6

Move semantics don't just magically make your code faster. With them, calling a function like void bar(string s) is faster than it would be if you had to copy your arguments, but only in the case where the argument can be moved. Consider this case: std::string prompt(std::string prompt_text); void askOnce(std::string question) { prompt(question); } void ...


8

Option #1 SFINAE hidden in a template parameter list: #include <type_traits> template <typename T , typename = typename std::enable_if<!std::is_lvalue_reference<T>{}>::type> void f(T&& v) { } template <typename T> void f(const T& v) { } DEMO 1 Option #2 SFINAE hidden in return type syntax: ...


2

I think SFINAE should help: template<typename T, typename = typename std::enable_if<!std::is_lvalue_reference<T>::value>::type> void f (T &&v) // thought to be rvalue version { // some behavior based on the fact that v is rvalue auto p = std::move (v); (void) p; } template <typename T> void f (const T ...


4

How about a second level of implementation: #include <utility> #include <type_traits> // For when f is called with an rvalue. template <typename T> void f_impl(T && t, std::false_type) { /* ... */ } // For when f is called with an lvalue. template <typename T> void f_impl(T & t, std::true_type) { /* ... */ } template ...


17

In theory, this can print any of 131, 13313, 1313, and 1331. It's pretty silly as a quiz question. f("hello");: "hello" is converted to a temporary X via the converting constructor, prints 1. The temporary X is used to initialize the function argument, calls the move constructor, prints 3. This can be elided. x is used to initialize the temporary return ...


3

Copy elision applies to the return statement in g, and possibly elsewhere. Quoted from cppreference: Copy elision is the only allowed form of optimization that can change the observable side-effects. Because some compilers do not perform copy elision in every situation where it is allowed (e.g., in debug mode), programs that rely on the ...


6

An rvalue reference is still a reference, your code is incorrect for the same reason as the function shown below std::string& test() { std::string m="Hello"; return m; } In both cases, the function returns a reference to a local variable. std::move doesn't do anything other than cast m to string&&, so there is no temporary created that ...


2

There are three std::unique_ptrs that pass your Interf around : b, the local variable in main(); e, the parameter of A's constructor; _e, the member of the constructed A instance. It makes complete sense that moving the Interf instance across three different pointers needs two successive std::move() operations (b to e, then e to _e). Slightly off-topic ...


0

You can add move semantics of course, but in your case there is no need in this at all. quint32, quint16 are moved by copying. QColor is wrapper around union and has no move constructor (and doesn't need one) and will also be moved by copying. QString is reference counted type in QT. It has move constructor in recent versions of library, but the difference ...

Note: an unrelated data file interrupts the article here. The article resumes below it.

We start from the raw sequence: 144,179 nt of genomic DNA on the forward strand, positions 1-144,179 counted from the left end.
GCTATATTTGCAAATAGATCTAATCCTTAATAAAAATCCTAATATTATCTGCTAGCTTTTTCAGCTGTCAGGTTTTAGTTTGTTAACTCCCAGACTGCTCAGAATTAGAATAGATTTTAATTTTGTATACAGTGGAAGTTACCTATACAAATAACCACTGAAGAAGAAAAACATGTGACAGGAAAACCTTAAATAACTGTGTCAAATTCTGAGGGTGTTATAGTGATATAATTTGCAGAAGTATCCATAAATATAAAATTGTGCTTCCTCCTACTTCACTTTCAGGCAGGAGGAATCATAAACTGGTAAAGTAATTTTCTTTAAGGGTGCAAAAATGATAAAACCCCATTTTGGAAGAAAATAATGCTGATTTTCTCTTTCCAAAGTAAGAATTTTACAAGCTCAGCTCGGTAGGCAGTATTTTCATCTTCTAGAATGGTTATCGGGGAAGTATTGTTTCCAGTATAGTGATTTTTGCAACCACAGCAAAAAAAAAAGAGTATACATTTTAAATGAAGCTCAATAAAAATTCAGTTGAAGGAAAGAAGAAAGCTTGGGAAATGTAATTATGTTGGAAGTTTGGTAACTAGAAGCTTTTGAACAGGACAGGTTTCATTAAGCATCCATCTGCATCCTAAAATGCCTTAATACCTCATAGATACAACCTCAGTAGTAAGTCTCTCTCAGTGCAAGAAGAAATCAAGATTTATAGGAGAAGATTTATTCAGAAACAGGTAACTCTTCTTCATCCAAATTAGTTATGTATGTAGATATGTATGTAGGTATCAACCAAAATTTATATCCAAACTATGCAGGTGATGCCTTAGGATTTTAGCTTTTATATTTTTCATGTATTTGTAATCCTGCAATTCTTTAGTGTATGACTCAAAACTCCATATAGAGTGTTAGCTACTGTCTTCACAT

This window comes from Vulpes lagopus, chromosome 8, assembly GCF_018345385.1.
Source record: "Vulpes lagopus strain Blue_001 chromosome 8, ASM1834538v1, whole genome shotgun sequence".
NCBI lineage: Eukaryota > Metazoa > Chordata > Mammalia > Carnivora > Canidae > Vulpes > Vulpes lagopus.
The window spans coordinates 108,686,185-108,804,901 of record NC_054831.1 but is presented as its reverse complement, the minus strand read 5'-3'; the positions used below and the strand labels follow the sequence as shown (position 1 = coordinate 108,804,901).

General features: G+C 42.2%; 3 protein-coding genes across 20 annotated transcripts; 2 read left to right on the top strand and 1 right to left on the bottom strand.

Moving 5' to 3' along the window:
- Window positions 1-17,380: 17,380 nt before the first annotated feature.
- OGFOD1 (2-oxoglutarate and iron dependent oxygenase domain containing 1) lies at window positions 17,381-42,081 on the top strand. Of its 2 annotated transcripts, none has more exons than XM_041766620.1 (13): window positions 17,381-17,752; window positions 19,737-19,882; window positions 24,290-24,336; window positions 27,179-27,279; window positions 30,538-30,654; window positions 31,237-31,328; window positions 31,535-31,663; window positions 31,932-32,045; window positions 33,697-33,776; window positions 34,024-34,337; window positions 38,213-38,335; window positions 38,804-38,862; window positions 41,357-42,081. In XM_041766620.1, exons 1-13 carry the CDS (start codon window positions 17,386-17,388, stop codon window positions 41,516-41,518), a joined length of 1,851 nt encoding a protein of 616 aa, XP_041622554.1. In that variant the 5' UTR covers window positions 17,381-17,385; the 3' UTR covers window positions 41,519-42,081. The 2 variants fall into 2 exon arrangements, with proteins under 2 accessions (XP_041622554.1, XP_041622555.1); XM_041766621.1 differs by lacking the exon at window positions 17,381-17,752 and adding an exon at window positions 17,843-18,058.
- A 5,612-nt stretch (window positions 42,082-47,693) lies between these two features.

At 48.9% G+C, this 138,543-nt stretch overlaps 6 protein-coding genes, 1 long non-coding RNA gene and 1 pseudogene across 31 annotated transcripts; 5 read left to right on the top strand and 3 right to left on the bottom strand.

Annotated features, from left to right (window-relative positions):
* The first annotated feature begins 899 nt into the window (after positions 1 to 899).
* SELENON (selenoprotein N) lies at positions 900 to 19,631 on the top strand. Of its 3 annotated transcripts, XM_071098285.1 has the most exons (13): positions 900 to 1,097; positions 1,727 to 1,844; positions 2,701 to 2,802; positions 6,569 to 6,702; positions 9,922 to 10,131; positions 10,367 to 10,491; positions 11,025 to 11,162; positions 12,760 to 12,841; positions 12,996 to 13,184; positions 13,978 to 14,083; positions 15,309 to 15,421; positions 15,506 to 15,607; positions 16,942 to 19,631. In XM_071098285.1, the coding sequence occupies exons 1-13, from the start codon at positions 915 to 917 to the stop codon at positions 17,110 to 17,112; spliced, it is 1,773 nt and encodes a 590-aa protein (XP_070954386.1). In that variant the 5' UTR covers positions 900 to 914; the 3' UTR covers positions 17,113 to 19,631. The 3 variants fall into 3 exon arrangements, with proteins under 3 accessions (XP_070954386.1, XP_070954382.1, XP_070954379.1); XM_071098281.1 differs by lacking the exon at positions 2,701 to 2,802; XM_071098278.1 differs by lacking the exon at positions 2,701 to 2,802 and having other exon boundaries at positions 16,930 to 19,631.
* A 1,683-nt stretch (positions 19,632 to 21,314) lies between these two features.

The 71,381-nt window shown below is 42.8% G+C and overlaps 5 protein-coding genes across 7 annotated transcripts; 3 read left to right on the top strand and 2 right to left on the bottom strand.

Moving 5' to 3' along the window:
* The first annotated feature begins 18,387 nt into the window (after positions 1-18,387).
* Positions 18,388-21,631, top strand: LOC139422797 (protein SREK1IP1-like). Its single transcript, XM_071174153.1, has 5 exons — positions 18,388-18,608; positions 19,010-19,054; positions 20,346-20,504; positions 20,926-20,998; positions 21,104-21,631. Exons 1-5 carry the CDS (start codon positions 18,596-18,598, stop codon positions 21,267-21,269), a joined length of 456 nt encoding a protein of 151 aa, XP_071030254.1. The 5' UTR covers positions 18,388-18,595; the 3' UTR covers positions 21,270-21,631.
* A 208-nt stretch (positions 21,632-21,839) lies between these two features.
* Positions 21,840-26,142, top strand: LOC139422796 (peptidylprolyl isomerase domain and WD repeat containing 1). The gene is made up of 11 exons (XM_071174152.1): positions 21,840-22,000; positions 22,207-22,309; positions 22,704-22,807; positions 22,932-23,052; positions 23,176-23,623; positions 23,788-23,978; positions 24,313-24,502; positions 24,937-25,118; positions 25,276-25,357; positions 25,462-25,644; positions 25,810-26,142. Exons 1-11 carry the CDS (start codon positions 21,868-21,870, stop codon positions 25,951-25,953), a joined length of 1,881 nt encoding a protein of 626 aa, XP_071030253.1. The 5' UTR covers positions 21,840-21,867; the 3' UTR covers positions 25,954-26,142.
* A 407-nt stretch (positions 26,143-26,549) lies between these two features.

3

I think the rationale part could be applied to the copy constructor and copy assignment operator pair also, couldn't it ? Absolutely. The standard agrees with you. In [class.copy]: If the class definition does not explicitly declare a copy constructor, a non-explicit one is declared implicitly. If the class definition declares a move constructor ...


1

You are looking for std::move: ObjectToCopy::ObjectToCopy (ObjectToCopy&& other) : _valueInt32( other._valueInt32 ) , _valueInt16( other._valueInt16 ) , _name( std::move(other._name) ) , _colorBody( std::move(other._colorBody) ) { other._valueInt32 = 0; //probably not necessary other._valueInt16 = 0; ...


2

I think this should be rewriten this way. class a { public: a& operator=(a&& other) { delete this->m_d; // avoid leaking this->m_d = other.m_d; other.m_d = nullptr; this->n = other.n; other.n = 0; // n may represents array size return *this; } private: double* m_d; ...


1

should I std::swap all my data Not generally. Move semantics are there to make things faster, and swapping data that's stored directly in the objects will normally be slower than copying it, and possibly assigning some value to some of the moved-from data members. For your specific scenario... class a { double* m_d; unsigned int n; ...


1

No, if efficiency is any concern, don't swap PODs. There is just no benefit compared to normal assignment, it just results in unnecessary copies. Also consider if setting the moved from POD to 0 is even required at all. I wouldn't even swap the pointer. If this is an owning relationship, use unique_ptr and move from it, otherwise treat it just like a POD ...